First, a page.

US and EU sanctions related to Russia and Iran have a direct and targeted impact on the energy sector. The sanctions regimes against Russia and Iran differ substantially and seem to be moving in different directions. In this article, we explore the challenges facing US and EU energy companies seeking to operate in Russia and Iran.
Brief overview of energy related sanctions against Russia
Since March 2014, the US has imposed an increasingly strict set of sanctions against Russian and Ukrainian individuals and companies. These sanctions generally fall into four categories: a list of blocked persons and entities, identified as Specially Designated Nationals, or SDNs; much more limited restrictions for specified Russian banks, oil companies and technology companies, identified as a Sectoral Sanctions Identification List or SSI List; export controls; and a full commercial embargo of Crimea. These sanctions are imposed pursuant to several Executive Orders promulgated by President Obama and the Ukraine-Related Sanctions Regulations. US Persons—defined as US citizens and permanent residents, entities organized under US jurisdictions, and persons physically in the United States—must comply.
The US has designated as SDNs a number of key government and military officials (both Russian and from the former Ukrainian Government), individuals with close ties to the Russian Government, and Russian and Crimean entities. US Persons are generally prohibited from transacting with any of these blocked persons, and must freeze such blocked persons’ property in their possession, custody, or control. These SDNs are also banned from traveling to the US. In comparison with the SSI List, SDNs targeted inter alia leaders of the Russian oil companies.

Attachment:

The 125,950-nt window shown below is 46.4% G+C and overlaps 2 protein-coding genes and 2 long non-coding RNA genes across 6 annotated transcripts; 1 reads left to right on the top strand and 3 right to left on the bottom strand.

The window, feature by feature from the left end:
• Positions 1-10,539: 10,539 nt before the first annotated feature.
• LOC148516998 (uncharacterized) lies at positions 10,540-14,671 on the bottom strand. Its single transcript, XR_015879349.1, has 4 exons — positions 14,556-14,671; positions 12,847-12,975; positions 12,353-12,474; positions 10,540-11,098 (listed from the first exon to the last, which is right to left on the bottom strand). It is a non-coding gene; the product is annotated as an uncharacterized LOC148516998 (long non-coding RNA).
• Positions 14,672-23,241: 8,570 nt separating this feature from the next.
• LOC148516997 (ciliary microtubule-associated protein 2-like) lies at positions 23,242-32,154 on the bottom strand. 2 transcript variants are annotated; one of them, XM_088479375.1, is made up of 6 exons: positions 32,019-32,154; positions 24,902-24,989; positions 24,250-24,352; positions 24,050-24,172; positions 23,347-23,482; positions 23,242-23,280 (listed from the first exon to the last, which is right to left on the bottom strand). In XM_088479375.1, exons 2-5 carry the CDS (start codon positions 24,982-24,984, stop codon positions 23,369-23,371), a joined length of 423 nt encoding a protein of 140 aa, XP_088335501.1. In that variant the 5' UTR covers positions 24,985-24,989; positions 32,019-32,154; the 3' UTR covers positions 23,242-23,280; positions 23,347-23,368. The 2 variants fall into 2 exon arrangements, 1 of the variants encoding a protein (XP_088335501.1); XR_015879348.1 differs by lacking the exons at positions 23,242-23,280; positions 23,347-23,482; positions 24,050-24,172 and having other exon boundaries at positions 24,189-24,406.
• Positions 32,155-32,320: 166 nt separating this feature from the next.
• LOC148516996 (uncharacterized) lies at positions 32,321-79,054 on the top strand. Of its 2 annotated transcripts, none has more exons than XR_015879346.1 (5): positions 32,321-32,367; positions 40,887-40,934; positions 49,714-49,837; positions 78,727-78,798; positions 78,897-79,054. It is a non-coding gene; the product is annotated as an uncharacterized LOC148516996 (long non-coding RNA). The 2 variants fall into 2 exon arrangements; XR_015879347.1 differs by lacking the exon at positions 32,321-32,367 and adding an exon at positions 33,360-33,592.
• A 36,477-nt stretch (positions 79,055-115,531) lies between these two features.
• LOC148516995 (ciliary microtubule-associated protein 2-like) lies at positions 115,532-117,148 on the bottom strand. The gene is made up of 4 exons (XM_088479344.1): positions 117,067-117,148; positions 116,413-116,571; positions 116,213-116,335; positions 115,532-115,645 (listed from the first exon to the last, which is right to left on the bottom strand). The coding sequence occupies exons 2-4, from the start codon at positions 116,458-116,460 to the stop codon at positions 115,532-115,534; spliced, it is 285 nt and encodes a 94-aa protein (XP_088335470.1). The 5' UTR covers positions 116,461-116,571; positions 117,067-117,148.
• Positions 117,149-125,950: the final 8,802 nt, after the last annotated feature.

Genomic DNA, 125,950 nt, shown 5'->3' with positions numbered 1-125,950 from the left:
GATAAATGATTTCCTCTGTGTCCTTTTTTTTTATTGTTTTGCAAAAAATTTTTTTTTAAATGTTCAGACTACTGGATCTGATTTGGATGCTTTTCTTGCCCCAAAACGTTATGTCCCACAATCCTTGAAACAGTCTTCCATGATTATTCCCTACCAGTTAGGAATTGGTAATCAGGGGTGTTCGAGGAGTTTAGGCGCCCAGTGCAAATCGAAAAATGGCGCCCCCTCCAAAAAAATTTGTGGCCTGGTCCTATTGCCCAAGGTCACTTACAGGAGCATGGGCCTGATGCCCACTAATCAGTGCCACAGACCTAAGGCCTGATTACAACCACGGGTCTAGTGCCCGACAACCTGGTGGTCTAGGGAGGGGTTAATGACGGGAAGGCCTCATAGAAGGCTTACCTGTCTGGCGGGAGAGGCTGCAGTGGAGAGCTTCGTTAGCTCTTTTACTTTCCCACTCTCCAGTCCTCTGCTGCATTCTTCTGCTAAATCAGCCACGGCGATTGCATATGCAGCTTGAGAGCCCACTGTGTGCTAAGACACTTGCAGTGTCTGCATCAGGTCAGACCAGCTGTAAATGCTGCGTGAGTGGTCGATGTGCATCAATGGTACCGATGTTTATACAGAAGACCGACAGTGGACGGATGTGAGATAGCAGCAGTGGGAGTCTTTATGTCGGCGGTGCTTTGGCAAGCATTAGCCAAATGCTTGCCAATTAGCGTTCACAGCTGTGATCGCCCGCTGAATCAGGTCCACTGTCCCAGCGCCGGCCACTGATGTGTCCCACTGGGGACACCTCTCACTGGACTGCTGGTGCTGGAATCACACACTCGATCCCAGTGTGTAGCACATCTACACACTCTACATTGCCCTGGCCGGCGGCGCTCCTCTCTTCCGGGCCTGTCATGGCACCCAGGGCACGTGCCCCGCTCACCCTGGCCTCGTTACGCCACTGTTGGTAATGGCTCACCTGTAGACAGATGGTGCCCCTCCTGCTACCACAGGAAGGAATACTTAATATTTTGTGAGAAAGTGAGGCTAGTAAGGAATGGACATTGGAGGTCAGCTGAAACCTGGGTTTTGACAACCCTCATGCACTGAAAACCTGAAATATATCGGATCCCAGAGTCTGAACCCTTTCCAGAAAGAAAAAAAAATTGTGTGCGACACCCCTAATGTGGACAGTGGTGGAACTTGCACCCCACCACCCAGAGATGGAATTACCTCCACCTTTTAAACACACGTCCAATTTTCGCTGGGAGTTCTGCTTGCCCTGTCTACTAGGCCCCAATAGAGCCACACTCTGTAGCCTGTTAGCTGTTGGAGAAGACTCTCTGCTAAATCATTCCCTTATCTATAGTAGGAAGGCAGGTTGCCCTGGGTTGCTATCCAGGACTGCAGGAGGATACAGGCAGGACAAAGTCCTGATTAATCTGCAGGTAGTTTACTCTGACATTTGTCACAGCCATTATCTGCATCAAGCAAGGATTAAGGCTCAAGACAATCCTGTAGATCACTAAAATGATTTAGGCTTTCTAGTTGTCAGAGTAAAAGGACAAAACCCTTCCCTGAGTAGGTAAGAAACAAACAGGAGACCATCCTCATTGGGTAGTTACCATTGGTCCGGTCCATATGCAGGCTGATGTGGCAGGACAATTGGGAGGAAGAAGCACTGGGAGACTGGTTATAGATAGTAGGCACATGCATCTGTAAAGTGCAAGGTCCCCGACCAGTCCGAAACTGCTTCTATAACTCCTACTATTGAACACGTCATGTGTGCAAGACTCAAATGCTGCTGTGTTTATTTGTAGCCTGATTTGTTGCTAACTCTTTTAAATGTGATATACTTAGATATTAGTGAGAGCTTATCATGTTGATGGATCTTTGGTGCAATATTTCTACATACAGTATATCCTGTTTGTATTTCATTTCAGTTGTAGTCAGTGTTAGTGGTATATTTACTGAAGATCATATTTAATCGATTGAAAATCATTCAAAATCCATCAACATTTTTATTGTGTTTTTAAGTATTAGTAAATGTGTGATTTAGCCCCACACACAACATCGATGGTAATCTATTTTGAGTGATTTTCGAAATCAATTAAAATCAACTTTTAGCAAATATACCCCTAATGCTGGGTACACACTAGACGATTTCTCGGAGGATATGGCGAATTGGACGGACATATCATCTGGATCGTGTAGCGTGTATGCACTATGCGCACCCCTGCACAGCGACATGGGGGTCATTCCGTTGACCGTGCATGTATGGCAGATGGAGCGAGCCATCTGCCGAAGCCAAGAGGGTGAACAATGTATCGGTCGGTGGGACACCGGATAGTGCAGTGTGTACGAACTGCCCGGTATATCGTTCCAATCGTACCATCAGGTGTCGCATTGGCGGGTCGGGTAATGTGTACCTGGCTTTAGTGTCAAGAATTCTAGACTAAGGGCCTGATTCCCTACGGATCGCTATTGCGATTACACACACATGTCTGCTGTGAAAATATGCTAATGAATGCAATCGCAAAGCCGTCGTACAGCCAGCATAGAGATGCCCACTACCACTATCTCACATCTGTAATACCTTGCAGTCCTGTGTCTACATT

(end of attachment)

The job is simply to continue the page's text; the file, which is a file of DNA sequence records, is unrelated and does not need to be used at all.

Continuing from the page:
According to SSI List and its related OFAC’s Directives, the following activities by a US Person or within the United States related to oil companies are prohibited, except to the extent provided by law or unless licensed or otherwise authorized by the Office of Foreign Assets Control: the provision, exportation, or re-exportation, directly or indirectly, of goods, services (except for financial services), or technology in support of exploration or production for deep-water, Arctic offshore, or shale projects that have the potential to produce oil in the Russian Federation, or in a maritime area claimed by the Russian Federation and extending from its territory, and that involve any person determined to be subject to this Directive, its property, or its interests in property. The prohibition on the exportation of services includes, for example, drilling services, geophysical services, geological services, logistical services, management services, modeling capabilities, and mapping technologies. The SSI List includes, among others, Russia’s largest energy companies.
The US and EU sanctions are largely aligned. Like the US, the EU has also adopted sanctions that block persons, restrict financing, limit certain exports, and broadly prohibit trade with Crimea. EU persons—EU citizens and permanent residents, entities organized in EU member states and persons physically in the European Union—must comply.